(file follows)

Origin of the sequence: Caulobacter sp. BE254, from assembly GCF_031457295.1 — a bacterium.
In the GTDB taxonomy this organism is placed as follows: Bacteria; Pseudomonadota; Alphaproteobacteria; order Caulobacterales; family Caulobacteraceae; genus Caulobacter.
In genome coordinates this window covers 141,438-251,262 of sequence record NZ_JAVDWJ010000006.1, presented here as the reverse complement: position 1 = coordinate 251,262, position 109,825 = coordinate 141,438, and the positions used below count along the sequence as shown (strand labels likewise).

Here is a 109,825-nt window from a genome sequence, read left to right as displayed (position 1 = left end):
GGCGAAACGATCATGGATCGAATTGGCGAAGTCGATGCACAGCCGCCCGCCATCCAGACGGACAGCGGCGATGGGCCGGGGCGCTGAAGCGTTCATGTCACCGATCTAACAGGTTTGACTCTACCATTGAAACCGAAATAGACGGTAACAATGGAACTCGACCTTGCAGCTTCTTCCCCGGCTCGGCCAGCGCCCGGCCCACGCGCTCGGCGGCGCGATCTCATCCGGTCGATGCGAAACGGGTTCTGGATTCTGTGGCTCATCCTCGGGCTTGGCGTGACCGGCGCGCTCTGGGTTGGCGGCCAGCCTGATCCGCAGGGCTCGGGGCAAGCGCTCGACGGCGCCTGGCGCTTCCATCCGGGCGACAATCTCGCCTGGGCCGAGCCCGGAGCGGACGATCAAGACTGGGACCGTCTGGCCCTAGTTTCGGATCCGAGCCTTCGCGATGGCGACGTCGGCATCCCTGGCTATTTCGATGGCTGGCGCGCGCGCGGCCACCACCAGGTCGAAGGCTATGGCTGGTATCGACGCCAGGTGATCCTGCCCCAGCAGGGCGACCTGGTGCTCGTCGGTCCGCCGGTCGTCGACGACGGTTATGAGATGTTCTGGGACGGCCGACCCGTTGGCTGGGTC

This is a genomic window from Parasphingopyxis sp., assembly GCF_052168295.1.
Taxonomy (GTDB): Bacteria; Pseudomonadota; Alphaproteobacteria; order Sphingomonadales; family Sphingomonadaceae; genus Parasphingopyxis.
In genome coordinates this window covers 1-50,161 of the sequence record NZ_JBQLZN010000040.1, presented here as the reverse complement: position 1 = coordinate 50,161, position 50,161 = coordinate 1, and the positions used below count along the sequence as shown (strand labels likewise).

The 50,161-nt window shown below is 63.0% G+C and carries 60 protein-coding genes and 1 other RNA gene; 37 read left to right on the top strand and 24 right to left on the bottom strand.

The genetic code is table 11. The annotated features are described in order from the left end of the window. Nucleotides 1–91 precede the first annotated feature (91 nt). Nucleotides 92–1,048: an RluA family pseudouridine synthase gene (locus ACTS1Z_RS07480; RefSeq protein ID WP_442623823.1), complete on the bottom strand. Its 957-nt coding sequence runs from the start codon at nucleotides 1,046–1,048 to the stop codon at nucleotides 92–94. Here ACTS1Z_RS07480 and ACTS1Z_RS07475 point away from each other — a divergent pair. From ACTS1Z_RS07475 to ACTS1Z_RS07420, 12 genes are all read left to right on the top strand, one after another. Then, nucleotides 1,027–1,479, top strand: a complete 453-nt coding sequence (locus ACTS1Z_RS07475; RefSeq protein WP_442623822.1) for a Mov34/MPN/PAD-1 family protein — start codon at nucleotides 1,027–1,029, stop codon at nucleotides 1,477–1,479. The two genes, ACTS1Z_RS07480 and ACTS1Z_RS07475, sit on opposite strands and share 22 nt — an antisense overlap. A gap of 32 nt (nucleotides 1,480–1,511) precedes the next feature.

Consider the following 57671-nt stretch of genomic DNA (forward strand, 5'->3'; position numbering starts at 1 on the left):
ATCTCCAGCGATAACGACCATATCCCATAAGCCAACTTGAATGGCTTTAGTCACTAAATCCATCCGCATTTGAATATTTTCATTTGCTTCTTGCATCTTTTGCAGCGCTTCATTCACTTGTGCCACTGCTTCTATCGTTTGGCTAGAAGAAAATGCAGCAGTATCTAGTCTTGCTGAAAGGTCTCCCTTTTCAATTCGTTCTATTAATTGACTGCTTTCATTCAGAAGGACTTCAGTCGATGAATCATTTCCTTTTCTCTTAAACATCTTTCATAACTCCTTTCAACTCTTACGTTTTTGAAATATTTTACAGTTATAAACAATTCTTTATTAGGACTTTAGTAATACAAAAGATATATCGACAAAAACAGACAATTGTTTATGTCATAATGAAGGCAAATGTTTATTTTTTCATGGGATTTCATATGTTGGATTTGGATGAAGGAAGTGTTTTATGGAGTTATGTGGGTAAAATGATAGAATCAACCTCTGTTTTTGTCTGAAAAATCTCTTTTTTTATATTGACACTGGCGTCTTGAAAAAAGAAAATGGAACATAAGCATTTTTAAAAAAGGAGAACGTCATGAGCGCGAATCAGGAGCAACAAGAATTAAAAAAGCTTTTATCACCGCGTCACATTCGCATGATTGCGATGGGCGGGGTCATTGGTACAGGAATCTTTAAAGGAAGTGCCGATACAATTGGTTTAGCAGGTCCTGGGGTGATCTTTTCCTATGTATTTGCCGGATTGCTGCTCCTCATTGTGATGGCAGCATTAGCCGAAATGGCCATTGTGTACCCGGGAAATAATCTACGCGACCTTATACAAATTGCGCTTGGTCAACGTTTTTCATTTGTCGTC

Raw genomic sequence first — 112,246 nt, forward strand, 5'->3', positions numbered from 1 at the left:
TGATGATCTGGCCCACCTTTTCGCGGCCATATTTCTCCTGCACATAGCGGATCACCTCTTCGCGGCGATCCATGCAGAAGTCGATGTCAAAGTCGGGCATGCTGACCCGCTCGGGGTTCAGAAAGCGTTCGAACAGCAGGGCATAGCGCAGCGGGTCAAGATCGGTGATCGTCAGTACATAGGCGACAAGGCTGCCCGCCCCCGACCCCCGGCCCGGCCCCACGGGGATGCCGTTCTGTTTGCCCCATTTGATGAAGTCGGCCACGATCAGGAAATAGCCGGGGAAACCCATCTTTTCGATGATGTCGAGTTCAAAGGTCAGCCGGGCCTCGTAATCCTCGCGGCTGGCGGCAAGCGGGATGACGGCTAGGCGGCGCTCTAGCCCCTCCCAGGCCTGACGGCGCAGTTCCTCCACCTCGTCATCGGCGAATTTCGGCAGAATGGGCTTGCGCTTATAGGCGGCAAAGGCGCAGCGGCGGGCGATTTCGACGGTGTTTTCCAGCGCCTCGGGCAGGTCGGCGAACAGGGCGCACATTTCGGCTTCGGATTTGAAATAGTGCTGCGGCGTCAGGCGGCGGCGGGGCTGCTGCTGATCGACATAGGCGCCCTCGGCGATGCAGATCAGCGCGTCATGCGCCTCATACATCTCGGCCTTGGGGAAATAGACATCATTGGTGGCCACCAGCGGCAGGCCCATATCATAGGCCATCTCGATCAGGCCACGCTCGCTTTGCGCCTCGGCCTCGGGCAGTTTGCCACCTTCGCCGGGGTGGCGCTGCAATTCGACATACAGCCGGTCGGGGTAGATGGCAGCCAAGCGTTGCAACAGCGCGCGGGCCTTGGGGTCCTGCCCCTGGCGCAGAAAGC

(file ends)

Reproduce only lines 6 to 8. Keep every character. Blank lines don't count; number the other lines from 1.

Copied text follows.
This is a genomic window from Parasphingopyxis sp., assembly GCF_052168295.1.
Taxonomy (GTDB): Bacteria; Pseudomonadota; Alphaproteobacteria; order Sphingomonadales; family Sphingomonadaceae; genus Parasphingopyxis.
In genome coordinates this window covers 1-50,161 of the sequence record NZ_JBQLZN010000040.1, presented here as the reverse complement: position 1 = coordinate 50,161, position 50,161 = coordinate 1, and the positions used below count along the sequence as shown (strand labels likewise).